Google Home Max: Okay Google, louder!
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Google recently presented its Google Home Max smart speaker at IFA 2018 in Berlin. It was finally time for Google to also make the top model of its Home series available in Europe. We were able to get a first-hand look, and all our early impressions are here!
Nothing wrong with the price
The Google Home Max comes at a price of $399. You can choose between the chalk and charcoal variants.
Big and unassuming
You can describe the design of the Google Home Max as conspicuously inconspicuous . The front is completely covered with fabric, and the casing is made of sturdy plastic. There’s a touch bar at the top that lets you turn the volume up or down or pause playback.
On the back, there’s a switch that you can use to turn off the microphones. There’s also a USB-C port for charging your smartphone.
You can choose whether you want to set up the Google Home Max vertically or horizontally. Either way, this doesn’t have much effect on the sound. Personally, I preferred the horizontal position, since it seemed somewhat unstable vertically.
Setup via Google Home
You can set up the device via the Google Home app and it’s very intuitive .
- Connect the Google Home Max
- Launch the Google Home app
- Wait until the Google Home Maxis ready to be set up
- Follow the instructions
- Set up streaming services for Google Home
One the Google Home Max hears the command “Okay Google” or “Hey Google”. If you say “Okay Google, play my Spotify playlist ‘August 2018’”, it will directly start playing it. Alternatively, music or other audio content can be sent to the loudspeaker through a Chromecast protocol.
You can also say, “Ok Google, play Rock’n’Roll Train from AC/CD” or “Ok Google, louder!”...
Volume is the key
The Google Home Max can get real loud . So loud that it be used in a normal living room all by itself. What’s even better is that you won’t notice any distortion, even at the highest levels, and it doesn’t matter what music you play. The Google Home Max can handle any taste in music. The two 4.5 speakers do a great job.
Google also developed its own tweeters to deliver crystal-clear highs. Google has kept that promise too. The speaker delivers powerful bass and clear highs. Perhaps the highs are too clear, since in the middle of the frequency spectrum, the music is less accentuated. And sometimes you might find the highs a bit too aggressive.
After listening to music on another Bluetooth speaker (Marshall Stanmore) and a hi-fi system for a while, the limitations of the Home Max become apparent: the sound is very high and less detailed. With the help of the equalizer in the Home app, it’s possible to reduce the treble, which in my opinion improves the sound quality considerably. But in general, the loudspeakers aren't the best I've ever heard.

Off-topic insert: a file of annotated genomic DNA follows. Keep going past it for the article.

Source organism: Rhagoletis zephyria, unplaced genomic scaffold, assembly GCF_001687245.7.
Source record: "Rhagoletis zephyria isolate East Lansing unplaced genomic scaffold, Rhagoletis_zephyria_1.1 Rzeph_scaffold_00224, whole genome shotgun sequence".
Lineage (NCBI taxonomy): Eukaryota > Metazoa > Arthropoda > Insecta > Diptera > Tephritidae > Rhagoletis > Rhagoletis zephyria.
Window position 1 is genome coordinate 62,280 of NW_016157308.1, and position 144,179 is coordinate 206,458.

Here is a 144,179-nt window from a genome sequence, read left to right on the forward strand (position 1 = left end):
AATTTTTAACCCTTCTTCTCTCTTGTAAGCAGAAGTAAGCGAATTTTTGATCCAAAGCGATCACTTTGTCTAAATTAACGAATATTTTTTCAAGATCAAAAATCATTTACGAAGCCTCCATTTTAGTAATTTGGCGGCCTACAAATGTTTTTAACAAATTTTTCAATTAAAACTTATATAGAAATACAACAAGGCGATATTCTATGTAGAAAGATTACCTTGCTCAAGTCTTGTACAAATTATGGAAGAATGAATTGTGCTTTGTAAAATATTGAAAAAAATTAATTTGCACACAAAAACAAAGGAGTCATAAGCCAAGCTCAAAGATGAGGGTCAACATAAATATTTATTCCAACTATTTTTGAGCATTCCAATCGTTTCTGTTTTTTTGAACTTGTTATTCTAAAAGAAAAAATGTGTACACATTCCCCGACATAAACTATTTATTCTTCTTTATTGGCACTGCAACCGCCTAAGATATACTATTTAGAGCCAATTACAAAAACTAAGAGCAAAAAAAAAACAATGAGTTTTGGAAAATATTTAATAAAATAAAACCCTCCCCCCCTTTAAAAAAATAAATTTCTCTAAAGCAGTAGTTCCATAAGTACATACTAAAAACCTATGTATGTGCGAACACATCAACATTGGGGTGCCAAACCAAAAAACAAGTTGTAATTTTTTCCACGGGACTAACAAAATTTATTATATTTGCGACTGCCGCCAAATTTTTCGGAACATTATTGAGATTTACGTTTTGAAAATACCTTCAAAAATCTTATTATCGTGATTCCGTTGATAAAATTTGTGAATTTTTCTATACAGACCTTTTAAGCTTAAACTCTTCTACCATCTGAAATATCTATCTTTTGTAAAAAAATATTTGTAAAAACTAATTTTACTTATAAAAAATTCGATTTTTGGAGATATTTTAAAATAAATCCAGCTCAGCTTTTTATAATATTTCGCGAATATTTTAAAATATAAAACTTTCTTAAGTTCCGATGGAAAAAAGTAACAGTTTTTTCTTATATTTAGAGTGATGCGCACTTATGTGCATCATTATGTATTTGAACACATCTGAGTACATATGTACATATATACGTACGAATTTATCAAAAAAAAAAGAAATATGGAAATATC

But Google has a few tricks up its sleeve. It also offers Smart sounds, which will tune the sound to the current acoustics in the room - within seconds. Machine learning algorithms adjust the sound depending on whether the Home Max is next to a wall or in the middle of a room. This will happen completely automatically. Google demonstrates the effect in the following video:
We’ll need to do a few more tests to see how Smart Sound works in greater detail. You can use the Google Home app to pair two Google Home Max speakers into a stereo system, or combine the Home Max with other Home speakers to create a multi-room setup.
Loud, powerful and a bit too heavy on the treble: that’s how the sound of the Google Home Max can be characterized. Of course, it’s great that the speaker has Google Assistant, and the integration is flawless. But on the other hand, the Google Home and Google Home Mini are also sufficient for the pure Assistant services. If you usually use Assistant for music playback, you’ll find the Google Home Max to be a complete overall package.
For rich sound, the Google Home Max is definitely good. The playback is good for background music and many other purposes. The speaker only reaches its limits when you started looking into the fine details. You’ll just have to ask yourself if the audio and smart assistant functions are worth the price.
What do you think of the Google Home Max? Drop us a line in the comments!
that price tag makes very little sense to me
Correction: woofers deliver bass (lows), not treble (highs). You meant to say tweeters.
Nice catch. It's been amended, and thanks!
Love my Google Home Max. It is expensive but I do not regret spending the money on it. Definitely a worthwhile purchase.